Students saw the critically acclaimed play Mess, which deals with the subject of anorexia, during a recent visit by Caroline Horton and China Plate. The play launched at the Edinburgh Fringe last year and its unusual style, which blends sparse theatre production with humour, has mean that it has become a hit for Ms Horton and China Plate and is half way through a ten-week tour when they will appear at venues as diverse as village halls and Birmingham Rep.
The play is based on Caroline’s experience of anorexia and, while at Brooke Weston, the theatre company, which also comprises actors Emily Goddard and Seiriol Davies, led theatrical workshops with some of our Gifted and Talented students.
Caroline said: ‘All the way through the development process there was a sense of “is this a good idea?” partly because it is such a personal story and also a really tricky subject. There are lots of rules about how to deal with it; you have to be very sensitive or very real. It is a play … about anorexia, recovery and is both hopeful and realistic because it is based on my story and my story is a hopeful one.’
Caroline, who has been nominated for an Olivier award for her one woman show You’re Not Like the Other Girls Chrissy, said: ‘I did a lot of theatre at university and worked out quite quickly that I was more interested in trying to form little companies and making my own work from scratch than I was in to straight acting jobs.
‘We have played to audiences of very different age groups and in general the younger audiences maybe click into it more immediately. On the last tour was a woman whose son had really struggled with drug addiction and found it really close to her experiences because the play is very much a balance between Josephine’s perspective as the sufferer and Boris’s perspective as the one affected and around that sufferer.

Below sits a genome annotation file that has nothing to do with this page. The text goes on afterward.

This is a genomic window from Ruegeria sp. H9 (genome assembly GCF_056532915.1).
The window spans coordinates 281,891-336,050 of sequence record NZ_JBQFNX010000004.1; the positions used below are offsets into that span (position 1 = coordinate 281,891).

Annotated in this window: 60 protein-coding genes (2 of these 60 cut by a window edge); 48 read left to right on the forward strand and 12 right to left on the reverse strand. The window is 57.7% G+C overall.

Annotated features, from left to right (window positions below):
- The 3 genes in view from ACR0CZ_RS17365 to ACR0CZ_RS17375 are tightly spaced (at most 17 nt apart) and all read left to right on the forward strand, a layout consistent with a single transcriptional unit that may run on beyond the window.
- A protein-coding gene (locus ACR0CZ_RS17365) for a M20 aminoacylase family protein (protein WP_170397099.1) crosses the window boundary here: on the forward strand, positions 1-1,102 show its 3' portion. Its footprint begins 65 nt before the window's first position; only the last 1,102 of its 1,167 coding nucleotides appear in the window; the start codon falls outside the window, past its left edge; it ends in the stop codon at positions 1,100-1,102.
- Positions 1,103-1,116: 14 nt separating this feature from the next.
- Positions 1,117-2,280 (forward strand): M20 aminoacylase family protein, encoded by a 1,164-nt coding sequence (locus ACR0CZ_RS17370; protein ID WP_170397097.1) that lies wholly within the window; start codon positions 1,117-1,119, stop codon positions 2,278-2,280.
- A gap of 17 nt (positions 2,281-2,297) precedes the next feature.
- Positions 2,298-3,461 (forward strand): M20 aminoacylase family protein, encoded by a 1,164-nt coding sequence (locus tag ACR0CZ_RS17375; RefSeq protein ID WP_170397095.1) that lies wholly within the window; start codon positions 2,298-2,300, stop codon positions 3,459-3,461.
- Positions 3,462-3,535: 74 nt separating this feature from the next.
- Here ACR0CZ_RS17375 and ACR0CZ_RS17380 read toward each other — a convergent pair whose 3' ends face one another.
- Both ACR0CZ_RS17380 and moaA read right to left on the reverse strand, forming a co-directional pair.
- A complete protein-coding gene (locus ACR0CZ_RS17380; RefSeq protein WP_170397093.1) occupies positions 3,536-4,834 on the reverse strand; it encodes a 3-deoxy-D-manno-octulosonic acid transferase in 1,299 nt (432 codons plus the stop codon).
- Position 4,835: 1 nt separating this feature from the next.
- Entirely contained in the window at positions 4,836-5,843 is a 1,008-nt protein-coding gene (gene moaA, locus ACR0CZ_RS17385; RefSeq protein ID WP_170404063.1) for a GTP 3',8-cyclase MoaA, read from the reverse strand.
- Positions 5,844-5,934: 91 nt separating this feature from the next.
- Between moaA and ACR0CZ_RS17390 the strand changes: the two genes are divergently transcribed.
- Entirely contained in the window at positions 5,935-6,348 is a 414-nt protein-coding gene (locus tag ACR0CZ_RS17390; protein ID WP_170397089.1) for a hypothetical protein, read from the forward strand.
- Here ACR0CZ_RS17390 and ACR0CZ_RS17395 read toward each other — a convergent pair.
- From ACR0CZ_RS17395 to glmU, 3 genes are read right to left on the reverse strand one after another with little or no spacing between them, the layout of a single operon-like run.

‘The students were brilliant, the workshop was great and having a whole mix of ages was really nice. It was an eating disorder awareness workshop. We use theatre techniques in it and it is raising awareness about what it means to have an eating disorder, dispelling some common myths and what do you do if you are trying to support someone.’
Jack Sloan from Year 11 and Year 8 student Ella Shepherd took part in drama workshops. Jack said: ‘I thought it was very clever how they managed to get all the messages that they did across but still manage to keep it entertaining enough so that people would watch it.’
Ella said: ‘Some parts were funny, some parts were serious and I liked how they incorporated both into a subject matter that not many people like to talk about. They had the extra character who made it really funny so that it all came together and lightened the mood to make it an enjoyable, not depressing play.’
Teacher Mrs Halloway said: ‘For me Mess, Caroline Horton and China Plate theatre company embodies what I feel is real theatre, back to basics, back to real acting. There were props but they were minimal and it gave the students something visually beautiful without all the technology and media that they are so often bombarded with. For me the biggest aspect was that I had Year 8 students working with Years 9, 10 and 11. They didn’t know each other and they were just getting involved and they were all learning something from each other. The charisma and the maturity from all of our students was astounding.’